By Tricia Y. Petrinovich
Nothing is worse than a backstabbing tree. Then again, you did take an axe to it, drag it a mile through snowy woods, bury it under twenty pounds of ornaments, and transform it into a play thing for your cat. So maybe you deserve the brunt of its gossip.
Either way, it’s best you know that it is talking, and when a tree talks, people listen. It might be whispering terms of endearment (it has a tendency to get sappy), or it might be asking you to please turn some ornaments around as it is tired of only seeing Santa’s butt.
Now, I don’t claim to be an arborist or even a tree psychologist, but I play one on T.V. So this is where we get into my make believe world of Treecology and discover the ways your tree reveals your personality. (And what it all means about your feelings toward your mother.)
In my world, your tree branches into one of three categories:
Miss Perfect. Your tree doesn’t whisper this, it screams it from every bough. And you know who you are. By Labor Day, you had already been on thirty-eight different Pinterest boards to glean ideas for how to construct nubby burlap star ornaments and paper lantern light strands. You visited twelve lots and three farms to procure the perfect tree with nary a needle gone astray. And you think its tacky when your sister hangs that 1996 Christopher Radko “Carnival Star” near any of her Inge-glas ornaments. (How gauche.) You probably even have more than one tree, because you couldn’t decide between a tartan or Chevron theme. Your tree says your life is a bastion of control (the “-freak” ending is optional).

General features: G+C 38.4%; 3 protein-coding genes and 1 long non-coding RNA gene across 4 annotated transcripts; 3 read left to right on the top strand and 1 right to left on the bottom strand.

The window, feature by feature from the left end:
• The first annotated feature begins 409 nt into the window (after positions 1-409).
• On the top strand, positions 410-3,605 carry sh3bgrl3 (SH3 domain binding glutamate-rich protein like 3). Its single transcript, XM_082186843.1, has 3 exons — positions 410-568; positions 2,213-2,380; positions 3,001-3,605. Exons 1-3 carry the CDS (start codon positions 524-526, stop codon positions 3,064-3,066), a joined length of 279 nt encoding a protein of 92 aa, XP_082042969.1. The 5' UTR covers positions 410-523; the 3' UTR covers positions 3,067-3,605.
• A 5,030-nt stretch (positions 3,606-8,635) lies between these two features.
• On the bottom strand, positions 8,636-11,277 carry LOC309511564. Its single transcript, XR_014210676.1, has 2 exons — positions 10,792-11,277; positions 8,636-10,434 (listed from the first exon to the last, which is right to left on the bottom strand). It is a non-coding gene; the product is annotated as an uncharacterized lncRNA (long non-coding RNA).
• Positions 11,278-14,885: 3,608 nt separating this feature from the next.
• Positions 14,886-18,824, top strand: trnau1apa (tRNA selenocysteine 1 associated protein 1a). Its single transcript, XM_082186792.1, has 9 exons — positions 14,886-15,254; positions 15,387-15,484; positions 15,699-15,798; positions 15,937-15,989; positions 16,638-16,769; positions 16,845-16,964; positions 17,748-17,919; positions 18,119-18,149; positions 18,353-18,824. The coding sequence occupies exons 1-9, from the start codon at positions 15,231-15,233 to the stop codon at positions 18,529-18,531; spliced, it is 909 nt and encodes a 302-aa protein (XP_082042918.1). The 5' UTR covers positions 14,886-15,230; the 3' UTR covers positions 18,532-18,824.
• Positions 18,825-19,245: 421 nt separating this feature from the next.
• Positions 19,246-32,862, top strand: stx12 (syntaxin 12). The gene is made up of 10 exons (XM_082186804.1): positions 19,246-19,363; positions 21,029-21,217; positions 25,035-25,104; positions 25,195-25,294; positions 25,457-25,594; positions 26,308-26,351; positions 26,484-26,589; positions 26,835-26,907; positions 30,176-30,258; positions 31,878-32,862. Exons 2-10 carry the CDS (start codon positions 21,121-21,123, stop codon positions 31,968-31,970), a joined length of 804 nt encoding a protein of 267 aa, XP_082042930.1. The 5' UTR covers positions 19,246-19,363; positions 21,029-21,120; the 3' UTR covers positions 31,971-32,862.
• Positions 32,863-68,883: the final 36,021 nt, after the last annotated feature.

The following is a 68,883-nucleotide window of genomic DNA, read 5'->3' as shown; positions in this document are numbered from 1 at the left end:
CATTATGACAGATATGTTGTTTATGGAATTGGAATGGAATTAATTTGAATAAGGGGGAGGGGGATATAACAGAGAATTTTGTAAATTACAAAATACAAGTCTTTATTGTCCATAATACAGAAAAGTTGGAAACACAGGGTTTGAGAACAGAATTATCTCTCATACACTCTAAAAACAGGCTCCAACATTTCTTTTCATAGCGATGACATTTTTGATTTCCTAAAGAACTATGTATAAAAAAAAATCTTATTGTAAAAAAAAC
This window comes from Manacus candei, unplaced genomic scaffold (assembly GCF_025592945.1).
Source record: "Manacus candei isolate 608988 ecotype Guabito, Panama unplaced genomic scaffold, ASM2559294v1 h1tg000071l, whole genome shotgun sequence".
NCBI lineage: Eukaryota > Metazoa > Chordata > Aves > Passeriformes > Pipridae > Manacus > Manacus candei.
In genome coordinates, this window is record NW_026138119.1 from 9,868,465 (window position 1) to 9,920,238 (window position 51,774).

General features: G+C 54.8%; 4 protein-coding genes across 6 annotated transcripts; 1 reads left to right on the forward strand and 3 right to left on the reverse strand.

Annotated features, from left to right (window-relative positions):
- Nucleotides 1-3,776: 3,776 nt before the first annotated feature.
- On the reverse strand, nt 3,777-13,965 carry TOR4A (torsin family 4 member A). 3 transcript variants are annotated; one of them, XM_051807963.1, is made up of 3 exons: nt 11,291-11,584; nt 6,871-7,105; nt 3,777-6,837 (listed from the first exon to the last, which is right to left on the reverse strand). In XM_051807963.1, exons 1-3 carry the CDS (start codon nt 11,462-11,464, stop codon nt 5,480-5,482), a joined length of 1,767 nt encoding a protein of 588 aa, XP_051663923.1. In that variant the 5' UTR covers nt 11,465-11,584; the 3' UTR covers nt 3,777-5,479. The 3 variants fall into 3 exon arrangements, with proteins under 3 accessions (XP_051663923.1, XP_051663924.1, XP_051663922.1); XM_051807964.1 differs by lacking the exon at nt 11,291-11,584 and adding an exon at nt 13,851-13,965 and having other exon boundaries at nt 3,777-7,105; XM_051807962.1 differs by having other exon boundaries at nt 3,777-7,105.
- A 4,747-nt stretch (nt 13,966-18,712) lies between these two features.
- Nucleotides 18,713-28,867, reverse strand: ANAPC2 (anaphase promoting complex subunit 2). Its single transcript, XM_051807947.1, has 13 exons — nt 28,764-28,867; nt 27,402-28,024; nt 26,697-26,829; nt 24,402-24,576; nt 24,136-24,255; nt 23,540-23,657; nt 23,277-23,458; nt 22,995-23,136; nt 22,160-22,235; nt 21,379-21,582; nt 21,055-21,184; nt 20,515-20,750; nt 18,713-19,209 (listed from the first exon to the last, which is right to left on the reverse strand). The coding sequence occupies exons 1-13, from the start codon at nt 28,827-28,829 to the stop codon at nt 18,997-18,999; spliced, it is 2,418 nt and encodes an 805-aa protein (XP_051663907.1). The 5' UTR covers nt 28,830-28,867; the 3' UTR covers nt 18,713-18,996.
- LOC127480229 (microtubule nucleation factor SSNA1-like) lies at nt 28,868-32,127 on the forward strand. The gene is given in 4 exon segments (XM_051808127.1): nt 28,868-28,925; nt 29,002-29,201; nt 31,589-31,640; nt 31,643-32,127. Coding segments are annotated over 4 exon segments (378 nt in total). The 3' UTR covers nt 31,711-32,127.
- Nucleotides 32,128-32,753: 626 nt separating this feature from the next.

Miss Function. Your tree isn’t a decoration, it’s a duty. And yes, it told us that you only put enough lights and ornaments on it to appease the children. Of course, you grabbed the first one you saw on the lot, never mind that it listed to the right, had a Grand Canyon-sized hole on the left, and was passed over by every human and most of the squirrels who saw it. The point is, you got it, and thus checked it off the list. To save time, you might have shoved the tree in a corner and only decorated the parts that show. Your tree says you are a master of efficiency, and that you really just wanted to hurry up and get it done with so you could go back to watching back seasons of The Walking Dead on Netflix.
Miss Match. And by “Miss Match,” I mean mismatch. You have ornaments made out of styrofoam, popsicle sticks and tin foil. And those are the good ones. The pom pom space ship your daughter made in the 1st grade sits next to an antique Old World ornament given to you by a friend. You let your grade schoolers help decorate, which means the ornament placement resembles a T-Mobile coverage map, clustered over here, sparse over there. Your tree says you are a free spirit. (As do your Facebook posts announcing that right after Christmas, you’re either going to backpack through Saskatchewan or raise Sherpa llamas. Unless you don’t.)
Now, before you unplug your tree and turn it into firewood for narking, consider the fact that none of what it said about you is bad. After all, you are your own ornamental amalgamation of traits, all of them beautiful in your own way, as is every tree. So the refined masterpiece is no better than the disheveled bush, as long as they are being as true to themselves as their owners. And if you still can’t square with being dished on by your deciduous, ask yourself this: If your tree gossips about you in the woods and no one is around to hear it, did it really tattle?